How to Get a Work Permit for Malta: Visa Requirements and Application Process

Last updated on June 5th, 2024 at 09:53 am

Known as the jewel of the Mediterranean, the small picturesque island of Malta draws people from all over the world. Businesses from across the globe are setting up shop in Malta, drawn by its favorable legislation, English-language administration, and low corporate tax rates.

As a European Union member state, EEA nationals may legally work in Malta without a visa. However, Malta also offers several work visas for non-Schengen residents. This Remitly guide will help cut through the noise and tell you exactly what you need to navigate the Maltese visa application process.

What are the options for obtaining a Malta work permit?

The Maltese job market is thriving. To facilitate immigration, Malta has created several work visa options:

  • Single Permit (D Visa): This is the most common work visa for third-country nationals. It lets you legally work and reside in Malta.
  • EU Blue Card: Aimed at highly skilled workers from outside Europe, the EU Blue Card offers work and residency in Malta and several other EU countries.
  • Intra-Corporate Transferee Permit: This permit is for employees of multinational companies based outside the Schengen area who are transferred to a Maltese branch.
  • Short-Stay Visa (C Visa): This visa allows non-EU citizens to come to Malta for short-term work engagements, usually less than 90 days.

Each different work permit type comes with its own application process and eligibility requirements, but there are some elements that apply across the board.

Eligibility requirements for a work visa in Malta

Before starting the visa application process, all non-Europeans must meet certain conditions that qualify them to live and work in Malta. You will need to provide the following required documents:

  • A valid passport
  • An employment contract from a business based in Malta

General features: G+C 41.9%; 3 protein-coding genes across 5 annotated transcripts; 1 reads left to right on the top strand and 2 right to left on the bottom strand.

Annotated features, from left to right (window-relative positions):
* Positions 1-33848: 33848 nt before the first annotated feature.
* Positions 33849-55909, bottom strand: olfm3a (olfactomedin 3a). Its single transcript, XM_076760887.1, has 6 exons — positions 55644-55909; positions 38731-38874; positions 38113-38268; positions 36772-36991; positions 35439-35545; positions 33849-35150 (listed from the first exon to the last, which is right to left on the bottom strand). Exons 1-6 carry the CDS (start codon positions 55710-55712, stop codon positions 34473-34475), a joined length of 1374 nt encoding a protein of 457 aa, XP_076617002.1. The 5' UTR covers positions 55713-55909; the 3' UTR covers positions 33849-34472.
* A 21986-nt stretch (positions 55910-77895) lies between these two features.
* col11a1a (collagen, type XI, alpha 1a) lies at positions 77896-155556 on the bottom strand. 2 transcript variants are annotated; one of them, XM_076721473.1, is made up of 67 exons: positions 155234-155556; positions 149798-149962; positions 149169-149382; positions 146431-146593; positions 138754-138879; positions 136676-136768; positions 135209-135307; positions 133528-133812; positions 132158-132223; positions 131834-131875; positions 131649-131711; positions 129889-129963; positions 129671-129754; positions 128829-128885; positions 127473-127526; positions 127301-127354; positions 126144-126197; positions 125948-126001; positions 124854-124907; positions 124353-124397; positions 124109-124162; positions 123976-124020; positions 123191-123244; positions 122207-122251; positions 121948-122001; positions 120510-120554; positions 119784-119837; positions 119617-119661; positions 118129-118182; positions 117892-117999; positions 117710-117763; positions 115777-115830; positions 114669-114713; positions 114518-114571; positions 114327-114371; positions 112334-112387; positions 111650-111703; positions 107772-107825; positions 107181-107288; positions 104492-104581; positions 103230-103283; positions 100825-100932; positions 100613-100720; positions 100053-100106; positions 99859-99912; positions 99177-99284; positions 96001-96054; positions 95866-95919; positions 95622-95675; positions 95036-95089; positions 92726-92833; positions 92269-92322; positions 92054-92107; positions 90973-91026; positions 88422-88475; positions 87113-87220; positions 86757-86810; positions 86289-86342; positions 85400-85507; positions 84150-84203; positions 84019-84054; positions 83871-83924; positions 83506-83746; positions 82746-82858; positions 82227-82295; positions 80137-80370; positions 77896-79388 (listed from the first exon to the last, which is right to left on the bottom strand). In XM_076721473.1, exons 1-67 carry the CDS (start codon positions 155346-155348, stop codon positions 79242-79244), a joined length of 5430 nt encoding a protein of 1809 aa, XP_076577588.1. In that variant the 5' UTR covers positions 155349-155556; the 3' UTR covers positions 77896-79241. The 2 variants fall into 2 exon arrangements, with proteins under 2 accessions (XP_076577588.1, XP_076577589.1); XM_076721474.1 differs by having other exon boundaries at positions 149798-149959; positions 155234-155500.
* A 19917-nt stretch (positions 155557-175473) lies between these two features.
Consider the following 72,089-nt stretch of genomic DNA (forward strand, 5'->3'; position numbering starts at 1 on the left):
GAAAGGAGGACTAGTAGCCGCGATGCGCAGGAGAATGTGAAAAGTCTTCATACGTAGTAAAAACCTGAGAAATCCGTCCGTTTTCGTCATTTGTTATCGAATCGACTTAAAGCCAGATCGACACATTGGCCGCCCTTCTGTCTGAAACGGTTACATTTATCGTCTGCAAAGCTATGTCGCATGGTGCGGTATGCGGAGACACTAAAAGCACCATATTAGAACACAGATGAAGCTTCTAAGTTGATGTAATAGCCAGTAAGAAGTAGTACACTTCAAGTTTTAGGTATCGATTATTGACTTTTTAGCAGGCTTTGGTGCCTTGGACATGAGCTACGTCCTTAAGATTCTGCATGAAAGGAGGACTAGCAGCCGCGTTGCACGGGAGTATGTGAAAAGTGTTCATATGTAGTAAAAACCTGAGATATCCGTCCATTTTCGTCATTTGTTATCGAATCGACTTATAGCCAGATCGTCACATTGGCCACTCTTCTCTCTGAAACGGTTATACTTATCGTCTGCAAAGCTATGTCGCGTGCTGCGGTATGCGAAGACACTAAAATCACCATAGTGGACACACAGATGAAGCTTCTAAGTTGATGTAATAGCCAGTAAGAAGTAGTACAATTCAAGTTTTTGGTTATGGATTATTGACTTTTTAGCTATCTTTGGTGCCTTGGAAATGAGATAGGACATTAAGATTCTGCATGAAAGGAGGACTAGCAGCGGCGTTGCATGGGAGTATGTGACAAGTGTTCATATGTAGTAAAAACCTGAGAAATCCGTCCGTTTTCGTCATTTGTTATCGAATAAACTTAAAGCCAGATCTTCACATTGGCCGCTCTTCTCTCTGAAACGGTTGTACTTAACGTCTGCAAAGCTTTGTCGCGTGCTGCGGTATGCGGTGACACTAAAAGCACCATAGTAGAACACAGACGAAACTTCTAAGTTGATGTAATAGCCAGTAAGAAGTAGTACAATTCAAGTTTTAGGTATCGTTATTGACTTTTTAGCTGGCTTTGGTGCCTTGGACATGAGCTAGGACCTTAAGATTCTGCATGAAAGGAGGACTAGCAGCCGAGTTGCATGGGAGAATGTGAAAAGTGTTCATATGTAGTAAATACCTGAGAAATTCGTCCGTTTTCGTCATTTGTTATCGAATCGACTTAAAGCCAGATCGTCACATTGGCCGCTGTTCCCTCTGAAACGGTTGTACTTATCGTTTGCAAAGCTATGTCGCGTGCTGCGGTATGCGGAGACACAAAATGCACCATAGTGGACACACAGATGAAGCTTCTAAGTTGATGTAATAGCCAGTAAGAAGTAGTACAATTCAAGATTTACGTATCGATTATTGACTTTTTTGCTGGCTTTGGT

• Proof of relevant qualifications that enable you to carry out the job
  • A police certificate from your home nation showing a clean criminal record
  • A valid health insurance policy with minimum coverage of €30,000
  • Proof of financial means to support yourself while in the country

If you meet these requirements, you can start the visa application process for the option best suited to your situation.

Single Permit

The most common visa type for foreign nationals is the Single Permit, so we’ve broken the application down into five simple steps:

1. Employer request

The business or organization that has offered you a job will have to apply for authorization to employ you by filling out an application form and submitting the required documents to Identity Malta. These documents include a job offer, a detailed job description, proof of advertisement for the position, and justification that the job role could not be fulfilled by a Maltese national.

2. Employee details

Next, you’ll have to submit all your personal documents, including a valid passport, passport-sized photos, copies of your qualifications, proof of experience, a CV, a health insurance policy, and a police background check.

3. Submission

Your work permit application will then be submitted to Identity Malta—this can be done online or via their offices. There is a flat application fee of €300.

4. Processing period

Your application will be assessed by the Maltese government agencies. A Single Permit work visa usually takes 4-6 weeks to process.

5: Collection & biometrics

Once your Single Permit application has been approved, you can pick up your residence card. You’ll also have to attend an appointment with Identity Malta to have your biometrics taken and linked to the card.